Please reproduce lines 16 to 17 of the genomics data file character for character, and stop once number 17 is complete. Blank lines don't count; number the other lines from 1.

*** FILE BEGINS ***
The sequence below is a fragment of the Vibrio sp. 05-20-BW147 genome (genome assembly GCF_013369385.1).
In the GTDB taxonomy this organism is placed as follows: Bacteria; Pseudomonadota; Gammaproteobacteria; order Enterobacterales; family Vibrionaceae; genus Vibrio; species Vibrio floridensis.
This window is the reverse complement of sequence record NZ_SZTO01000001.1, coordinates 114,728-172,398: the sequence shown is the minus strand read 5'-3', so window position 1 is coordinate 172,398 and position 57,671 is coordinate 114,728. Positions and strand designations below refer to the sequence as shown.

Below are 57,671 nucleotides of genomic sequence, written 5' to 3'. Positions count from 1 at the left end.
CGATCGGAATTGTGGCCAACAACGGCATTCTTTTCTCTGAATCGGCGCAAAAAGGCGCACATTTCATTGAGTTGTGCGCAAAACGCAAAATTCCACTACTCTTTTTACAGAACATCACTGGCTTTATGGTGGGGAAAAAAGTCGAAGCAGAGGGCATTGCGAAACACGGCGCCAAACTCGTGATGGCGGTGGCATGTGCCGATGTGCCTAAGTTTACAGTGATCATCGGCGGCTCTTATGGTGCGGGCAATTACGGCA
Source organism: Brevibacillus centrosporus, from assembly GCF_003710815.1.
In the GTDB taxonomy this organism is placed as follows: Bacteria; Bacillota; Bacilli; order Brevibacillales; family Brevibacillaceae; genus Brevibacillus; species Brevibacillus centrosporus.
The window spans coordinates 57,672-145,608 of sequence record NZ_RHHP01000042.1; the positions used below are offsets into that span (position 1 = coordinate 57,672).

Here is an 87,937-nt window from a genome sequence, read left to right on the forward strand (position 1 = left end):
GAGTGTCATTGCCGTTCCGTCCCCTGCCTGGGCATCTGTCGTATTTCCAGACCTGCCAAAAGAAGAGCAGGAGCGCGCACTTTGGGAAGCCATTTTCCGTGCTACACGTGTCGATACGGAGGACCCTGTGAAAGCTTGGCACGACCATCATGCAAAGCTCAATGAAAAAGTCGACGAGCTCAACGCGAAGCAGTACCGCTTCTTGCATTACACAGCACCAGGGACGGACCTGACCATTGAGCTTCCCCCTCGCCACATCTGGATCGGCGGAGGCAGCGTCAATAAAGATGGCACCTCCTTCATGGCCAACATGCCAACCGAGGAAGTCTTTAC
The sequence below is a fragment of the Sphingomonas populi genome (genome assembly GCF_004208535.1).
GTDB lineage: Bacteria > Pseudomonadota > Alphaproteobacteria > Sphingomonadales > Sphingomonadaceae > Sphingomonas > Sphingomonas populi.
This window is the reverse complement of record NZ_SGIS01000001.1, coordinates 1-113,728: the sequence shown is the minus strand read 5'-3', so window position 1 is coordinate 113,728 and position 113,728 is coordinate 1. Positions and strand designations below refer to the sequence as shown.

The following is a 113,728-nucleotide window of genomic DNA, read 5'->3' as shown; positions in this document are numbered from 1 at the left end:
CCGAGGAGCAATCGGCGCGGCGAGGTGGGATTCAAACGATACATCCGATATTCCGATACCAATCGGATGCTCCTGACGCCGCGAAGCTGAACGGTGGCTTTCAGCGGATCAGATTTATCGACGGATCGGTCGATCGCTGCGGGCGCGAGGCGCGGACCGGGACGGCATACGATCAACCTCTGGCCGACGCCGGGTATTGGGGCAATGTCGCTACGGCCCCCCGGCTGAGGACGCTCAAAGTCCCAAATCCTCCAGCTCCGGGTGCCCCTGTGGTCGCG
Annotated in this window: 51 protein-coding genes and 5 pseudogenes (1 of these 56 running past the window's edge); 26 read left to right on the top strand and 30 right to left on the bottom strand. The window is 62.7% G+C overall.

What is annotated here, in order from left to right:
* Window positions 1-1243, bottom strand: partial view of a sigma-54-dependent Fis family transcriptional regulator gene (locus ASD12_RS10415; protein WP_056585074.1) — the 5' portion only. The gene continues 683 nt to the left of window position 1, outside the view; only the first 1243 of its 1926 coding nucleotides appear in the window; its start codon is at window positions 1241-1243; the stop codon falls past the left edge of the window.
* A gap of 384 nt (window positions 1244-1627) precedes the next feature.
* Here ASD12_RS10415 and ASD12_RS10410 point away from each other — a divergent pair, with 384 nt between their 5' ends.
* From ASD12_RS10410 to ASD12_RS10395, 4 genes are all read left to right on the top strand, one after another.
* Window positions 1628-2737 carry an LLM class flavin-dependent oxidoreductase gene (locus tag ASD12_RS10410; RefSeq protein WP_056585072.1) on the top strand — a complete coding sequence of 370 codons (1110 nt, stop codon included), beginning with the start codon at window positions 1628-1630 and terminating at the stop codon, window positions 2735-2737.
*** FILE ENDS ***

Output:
Annotated in this window: 51 protein-coding genes and 5 pseudogenes (1 of these 56 running past the window's edge); 26 read left to right on the top strand and 30 right to left on the bottom strand. The window is 62.7% G+C overall.

What is annotated here, in order from left to right: